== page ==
Stay COOL: Keep the Country of Origin Labeling Act Intact | Commentary

August 25, 2015


Stay COOL: Keep the Country of Origin Labeling Act Intact | Commentary

By Special to Roll CallPosted at 5 a.m. Aug. 25

By Joel D. Joseph

Recently, the House of Representatives panicked and caved in to demands from Canada, Mexico and the World Trade Organization gutting the Country of Origin Labeling Act. These are the same members of Congress who want President Barack Obama to “get tough” with Iran and Russia, yet cower when threatened by third-rate powers.

California has a population greater than Canada. Mexico is a drug cartel operating as a country. Every day we allow substandard Mexican delivery trucks to cross our borders and enter into the United States. With regard to our northern neighbor, we have not complained that Canada has imposed confiscatory duties on American dairy products and chicken.

We need to get tough; we should take the gloves off and fight Canada and Mexico on unfair trade. We should also expose the World Trade Organization for what it is: an undemocratic, unfair clique of small countries that love to skewer the United States.

Canada and Mexico filed a complaint with the WTO charging that COOL was a barrier to free trade because it required grocery stores to label meat products with their country of origin. Ninety percent of American consumers want to have the country of origin labels on their meats. If mad cow disease is coming from Canada (which it has), consumers and processors should have the right to know where their beef is coming from.

But what about the real tariff barriers to trade enacted by our northern neighbor? According to Canada’s leading newspaper, the Globe and Mail, the Canadian federal government imposes tariffs that run between 200 per cent and 300 per cent on virtually all dairy and chicken imports including milk, cheese and ice cream. Incredibly, we can’t ship Vermont’s Ben & Jerry’s ice cream or Vermont’s excellent cheddar cheese, milk or butter across the border because it would triple the cost.

Instead of enacting excessive duties, Mexico has established illegal subsidies on many products. Two major industries affected by this are sugar and steel. The U.S. International Trade Commission recently made a determination (by a 5-0 vote) that imports of dumped and subsidized Mexican sugar are materially injuring U.S. sugar producers. According to the antidumping and countervailing duty petitions filed by the U.S. sugar industry, Mexico has systematically dumped subsidized sugar into the U.S. market costing domestic producers an estimated $1 billion this year alone. In 2014, U.S. Department of Commerce made a determination that rebar steel imports from Mexico were unfairly being dumped into the U.S. market threatening the jobs of American workers.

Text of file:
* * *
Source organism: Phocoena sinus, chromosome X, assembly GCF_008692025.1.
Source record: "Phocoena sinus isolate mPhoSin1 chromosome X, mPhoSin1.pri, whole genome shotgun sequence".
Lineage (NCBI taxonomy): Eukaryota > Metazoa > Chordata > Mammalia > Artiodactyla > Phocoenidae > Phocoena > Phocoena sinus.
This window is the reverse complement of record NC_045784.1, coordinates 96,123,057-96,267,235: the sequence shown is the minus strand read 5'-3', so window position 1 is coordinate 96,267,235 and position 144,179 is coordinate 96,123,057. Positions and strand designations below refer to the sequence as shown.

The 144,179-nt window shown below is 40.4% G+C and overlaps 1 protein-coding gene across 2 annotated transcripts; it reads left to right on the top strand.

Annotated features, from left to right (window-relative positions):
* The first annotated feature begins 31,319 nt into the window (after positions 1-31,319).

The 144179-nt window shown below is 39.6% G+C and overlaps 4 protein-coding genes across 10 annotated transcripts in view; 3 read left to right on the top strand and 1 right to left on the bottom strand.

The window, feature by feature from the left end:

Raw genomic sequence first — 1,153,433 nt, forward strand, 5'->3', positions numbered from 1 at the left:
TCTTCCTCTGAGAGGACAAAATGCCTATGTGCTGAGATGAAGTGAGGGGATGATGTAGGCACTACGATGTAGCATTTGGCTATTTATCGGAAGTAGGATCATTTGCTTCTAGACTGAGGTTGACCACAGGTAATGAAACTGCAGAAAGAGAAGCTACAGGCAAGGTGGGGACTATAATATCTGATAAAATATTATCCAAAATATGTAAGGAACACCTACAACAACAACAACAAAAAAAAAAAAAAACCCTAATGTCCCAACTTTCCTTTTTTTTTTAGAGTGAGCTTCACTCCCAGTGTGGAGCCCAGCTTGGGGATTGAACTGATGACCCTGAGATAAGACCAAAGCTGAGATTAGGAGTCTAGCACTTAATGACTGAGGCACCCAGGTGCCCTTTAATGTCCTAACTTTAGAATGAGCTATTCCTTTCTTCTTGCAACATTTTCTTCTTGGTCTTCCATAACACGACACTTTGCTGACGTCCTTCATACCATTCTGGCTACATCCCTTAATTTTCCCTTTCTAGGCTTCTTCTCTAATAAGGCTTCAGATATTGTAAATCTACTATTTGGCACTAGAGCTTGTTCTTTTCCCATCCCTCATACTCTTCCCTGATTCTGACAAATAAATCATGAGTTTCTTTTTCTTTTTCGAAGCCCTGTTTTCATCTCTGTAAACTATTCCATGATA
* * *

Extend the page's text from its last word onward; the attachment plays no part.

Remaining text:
At the same time, Obama said that his new Trans Pacific Partnership would not force the United States to change its laws. The President said recently, “critics warn that parts of this deal would undermine American regulation — food safety, worker safety, even financial regulations. They’re making this stuff up. This is just not true. No trade agreement is going to force us to change our laws.” Mr. President, your critics are not making this stuff up; our little trade agreement that created the WTO is doing just that.

The World Trade Organization sounds like a legitimate international organization, but it is not. The WTO operates in secret by handpicked delegates from around the world. Cases reviewed by the WTO are determined by “judges” selected for one case even if they have demonstrated conflicts of interest. WTO decisions make a mockery of U.S. and European laws that have been designed to protect the health of consumers and the environment. The WTO is unfair, unethical and undemocratic. It needs to be overhauled.

The United States Senate should keep COOL in force. In fact, the Senate should pass a resolution challenging the validity of the WTO ruling for conflict of interest reasons.

In the event that the Senate passes a bill that guts COOL (like the House bill) and sends it to the president, the president should veto the bill. As the president said, “No trade agreement is going to force us to change our laws.” If he is true to his word, the president must veto the COOL amendments.

Joel D. Joseph is chairman of the Made in the USA Foundation and worked on the Country of Origin Labeling Act